Rédacteur : Johan Nguyen

Health and Performance of the Athlete

Santé et performance du sportif : évaluation de l'acupuncture

1. Systematic Reviews and Meta-Analysis

☆☆☆ Evidence for effectiveness and a specific effect of acupuncture
☆☆ Evidence for effectiveness of acupuncture
Limited evidence for effectiveness of acupuncture
Ø No evidence or insufficient evidence

1.1. Generic Acupuncture

1.1.1. Urroz 2013 ☆

Urroz P, Colagiuri B, Smith CA, Cheema BS. Effect of acute acupuncture treatment on exercise performance and postexercise recovery: a systematic review. J Altern Complement Med. 2013; 19(1): 9-16. [152832].

Background Preliminary evidence suggests that acupuncture applied proximally during a single bout of exercise can enhance exercise performance and/or expedite postexercise recovery. The purpose of this investigation was to review trials, systematically and critically, that have investigated such hypotheses and delineate areas for future research.
MethodA systematic review using computerized databases was performed.
Results Four trials were found: Three involved within-subjects designs and one used a parallel group design. Few participants were enrolled (n=10-20). Fourteen acupuncture sites were used across the four trials: DU 20, LI 15, LI 13, PC 6, ST 36, SP 6, PC 5, LU 7, LI 4 , GB 37, GB 39, GB 34 , and LI 11, and LR 3. PC 6, and ST 36 were the most commonly used sites. Three trials evaluated the effect of acupuncture on exercise performance. One of these trials noted that electroacupuncture stimulation of either PC 5 and PC 6 or LU 7 and LI4 significantly increased peak power output, blood pressure, and rate pressure product (RPP) versus control. However, two trials documented no effect of acupuncture on exercise performance using point combinations of either DU 20, LI 15, LI 13, PC 6, ST 36, and SP 6 or DU 20, ST 36, GB 34 , LI 11, LR 3. One trial evaluated the effect of acupuncture on postexercise recovery and found that heart rate, oxygen consumption, and blood lactate were significantly reduced secondary to acupuncturing of PC 6 and ST 36 versus control and placebo conditions at 30 or 60 minutes postexercise.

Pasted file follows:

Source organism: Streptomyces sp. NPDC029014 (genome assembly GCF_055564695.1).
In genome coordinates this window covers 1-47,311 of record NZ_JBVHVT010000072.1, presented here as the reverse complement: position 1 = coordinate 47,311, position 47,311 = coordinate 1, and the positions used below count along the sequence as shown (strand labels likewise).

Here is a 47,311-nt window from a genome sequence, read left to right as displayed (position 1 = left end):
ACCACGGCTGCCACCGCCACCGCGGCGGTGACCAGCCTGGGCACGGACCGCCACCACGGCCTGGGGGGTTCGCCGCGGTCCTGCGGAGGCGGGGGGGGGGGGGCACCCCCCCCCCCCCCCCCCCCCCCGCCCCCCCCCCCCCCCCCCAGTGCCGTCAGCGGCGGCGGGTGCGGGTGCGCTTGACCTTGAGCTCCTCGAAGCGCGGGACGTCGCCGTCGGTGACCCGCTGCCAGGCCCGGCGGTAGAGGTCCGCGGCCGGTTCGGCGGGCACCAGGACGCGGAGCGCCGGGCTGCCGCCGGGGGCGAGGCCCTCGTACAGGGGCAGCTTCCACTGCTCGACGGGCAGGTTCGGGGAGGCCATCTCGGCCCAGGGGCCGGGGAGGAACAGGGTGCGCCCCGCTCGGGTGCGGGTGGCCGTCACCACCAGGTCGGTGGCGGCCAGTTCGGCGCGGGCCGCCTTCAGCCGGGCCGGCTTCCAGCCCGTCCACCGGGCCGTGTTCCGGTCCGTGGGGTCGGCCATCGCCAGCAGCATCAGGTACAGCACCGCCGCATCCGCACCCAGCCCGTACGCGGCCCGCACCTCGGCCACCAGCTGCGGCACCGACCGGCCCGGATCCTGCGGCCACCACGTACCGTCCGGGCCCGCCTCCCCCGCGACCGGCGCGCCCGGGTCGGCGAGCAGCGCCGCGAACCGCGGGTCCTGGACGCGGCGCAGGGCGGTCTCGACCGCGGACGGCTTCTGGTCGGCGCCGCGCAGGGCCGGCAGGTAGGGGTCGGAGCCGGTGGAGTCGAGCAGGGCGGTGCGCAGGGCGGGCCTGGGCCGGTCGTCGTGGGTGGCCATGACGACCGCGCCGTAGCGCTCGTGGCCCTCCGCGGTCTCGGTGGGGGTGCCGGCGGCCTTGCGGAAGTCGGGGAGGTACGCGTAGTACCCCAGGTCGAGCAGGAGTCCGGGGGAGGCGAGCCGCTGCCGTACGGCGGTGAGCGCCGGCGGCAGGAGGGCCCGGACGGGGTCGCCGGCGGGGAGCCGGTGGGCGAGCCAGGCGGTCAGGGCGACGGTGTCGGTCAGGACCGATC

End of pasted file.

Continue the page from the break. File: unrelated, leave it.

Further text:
ConclusionsThere is preliminary support for the use of acupuncture as a means to enhance exercise performance and postexercise recovery, but many limitations exist within this body of literature. Adequately powered, RCTs with thorough and standardized reporting of research methods (e.g., acupuncture and exercise interventions) and results are required to determine more adequately the effect of acupuncture methods on exercise performance and postexercise recovery. Future investigations should involve appropriate placebo methods and blinding of both participants and investigators

1.2. Special Acupuncture Techniques

1.2.1. Zhong 2016 (moxibustion) ☆

Zhong Da-Ke, Tang Dan, Xue Li, Wen Jin, Li You-Ping. Effectiveness of moxibustion for exercise-induced fatigue: a systematic review for randomized controlled trials. Chinese Journal of Integrative Medicine. 2016;2:130-140. [186958].

ObjectiveTo review and assess the effect of single moxibustion for exercise-induced fatigue (EIF).
MethodsComputer-search for 8 medical databases and 5 clinical trial registries were conducted for randomized controlled trials (RCTs), added with hand-search for 10 Chinese acupuncture-moxibustion journals and additional references. Data from included RCTs were pooled by RevMan5. 1. Methodology quality of RCTs was judged by Cochrane Collaboration assessment tool while quality of primary outcomes was evaluated by GRADE3. 2.